Some Thoughts on Progressive Education By Alan Berger

Alan Berger speaking with Pedro Noguera

This message was composed by Alan Berger, director/founder of Brooklyn Free School. I thought I would share it as it expresses the kind of clear thinking about education that I myself strive to relate here on this blog.

Thoughts on BFS:

I have been thinking a lot lately about where BFS is right now, where we’ve been, and where it could go. After writing the Director’s letter for the journal, looking back on our original mission statement (now posted on the parent bulletin board as well as other places around the school), and reading Alfie Kohn’s new book- Feel-Bad Education, and Other Contrarian Essays on Children and Schooling, it’s clear BFS incorporates elements of both progressive education and democratic education. It is in effect, a democratic progressive school. A school that works with the whole child to construct meaning and challenge conventions, where the joyful pursuit of questions, deeper understandings and making connections is valued, and where the kids, as part of a diverse community, have a major say in directing their curriculum and the workings of their school.

I was struck with how closely aligned the 12 basic educational precepts Kohn states in the introduction to his new book—are to many of BFS’s founding principles and the work that we have been doing with children for the last eight years. I also found lots of common ground in Chapter 1’s definition and description of the essential elements of progressive education. I have made several copies of these first two sections of the book and they will be available to any community member and will be posted among the other essays and readings on the fourth floor hallway wall. I highly recommend BFS community members read the whole book as well–copies will be available in our library.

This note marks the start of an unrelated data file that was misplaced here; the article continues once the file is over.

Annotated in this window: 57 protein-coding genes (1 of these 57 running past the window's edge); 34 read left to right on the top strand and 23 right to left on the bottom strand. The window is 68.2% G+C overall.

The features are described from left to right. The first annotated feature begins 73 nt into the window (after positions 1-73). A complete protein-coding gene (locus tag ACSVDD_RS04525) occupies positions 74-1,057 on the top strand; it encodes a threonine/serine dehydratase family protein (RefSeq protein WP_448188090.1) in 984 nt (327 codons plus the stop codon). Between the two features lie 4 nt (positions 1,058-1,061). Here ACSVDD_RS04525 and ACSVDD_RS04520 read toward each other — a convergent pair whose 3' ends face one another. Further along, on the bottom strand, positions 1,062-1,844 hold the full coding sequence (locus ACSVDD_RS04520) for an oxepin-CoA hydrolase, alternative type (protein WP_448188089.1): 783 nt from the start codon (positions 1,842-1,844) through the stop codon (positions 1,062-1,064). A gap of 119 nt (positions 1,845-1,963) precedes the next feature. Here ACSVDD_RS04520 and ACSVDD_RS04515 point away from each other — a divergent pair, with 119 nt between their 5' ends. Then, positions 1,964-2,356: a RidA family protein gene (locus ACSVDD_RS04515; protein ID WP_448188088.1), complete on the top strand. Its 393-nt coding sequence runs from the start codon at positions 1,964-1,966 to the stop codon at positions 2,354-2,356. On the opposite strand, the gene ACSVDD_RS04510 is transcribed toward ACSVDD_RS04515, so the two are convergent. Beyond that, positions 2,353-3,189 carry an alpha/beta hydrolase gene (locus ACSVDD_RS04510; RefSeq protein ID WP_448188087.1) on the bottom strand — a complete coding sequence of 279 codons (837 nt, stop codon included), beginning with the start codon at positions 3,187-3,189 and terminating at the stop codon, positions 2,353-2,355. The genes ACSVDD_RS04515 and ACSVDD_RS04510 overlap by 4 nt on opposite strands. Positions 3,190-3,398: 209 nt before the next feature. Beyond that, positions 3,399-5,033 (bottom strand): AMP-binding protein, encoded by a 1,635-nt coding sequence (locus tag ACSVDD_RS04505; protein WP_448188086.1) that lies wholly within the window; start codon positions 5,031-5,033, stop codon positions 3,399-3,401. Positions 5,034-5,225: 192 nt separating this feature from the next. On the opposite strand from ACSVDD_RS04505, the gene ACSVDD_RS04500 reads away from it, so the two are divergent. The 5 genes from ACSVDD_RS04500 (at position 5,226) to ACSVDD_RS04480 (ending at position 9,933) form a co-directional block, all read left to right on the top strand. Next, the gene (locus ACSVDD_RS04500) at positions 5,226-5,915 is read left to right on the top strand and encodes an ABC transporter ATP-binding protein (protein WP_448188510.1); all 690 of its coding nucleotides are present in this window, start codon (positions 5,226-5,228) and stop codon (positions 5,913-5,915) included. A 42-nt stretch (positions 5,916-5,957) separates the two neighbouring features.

Reading this has crystallized for me why we are doing what we are doing, how we are making tremendous strides towards attaining the progressive mission, and also the work we have still to do and strive for. Kohn’s major elements of progressive schools mirrors so much of what is valued at BFS:

· Attending to the whole child (not just to academic learning)

· Community (learning and working with others)

· Collaboration (problem solving and emphasis on underlying motives, values, and reasons)

· Social Justice (caring for others outside of the school and commitment to diversity and improving the lives of others)

· Intrinsic Motivation (what’s the effect of the school’s approach on students’ interest in learning—their desire to continue reading, thinking, and questioning)

· Deep Understanding (learning tends to be organized around problems, questions, and projects)

· Active Learning (students play an active role in helping to design the curriculum)

· Taking Kids Seriously (taking cues from the children and being responsive to their individual needs and differences).

As Kohn points out in his book, being able to accomplish all these things is quite difficult and rare in US schools today—but so much of the research shows that progressive education is more effective than traditional education not only in terms of traditional assessments but also in terms of criteria like these: long term retention of what’s been taught, the capacity to understand ideas and apply them to new kinds of problems, and a desire to continue learning.

So, I think it’s quite useful to understand BFS as a progressive, democratic school, both as a way to think about what we stand for and to have a common language–these precepts and elements are as good as any, to communicate to others in terms that most people should be able to support.

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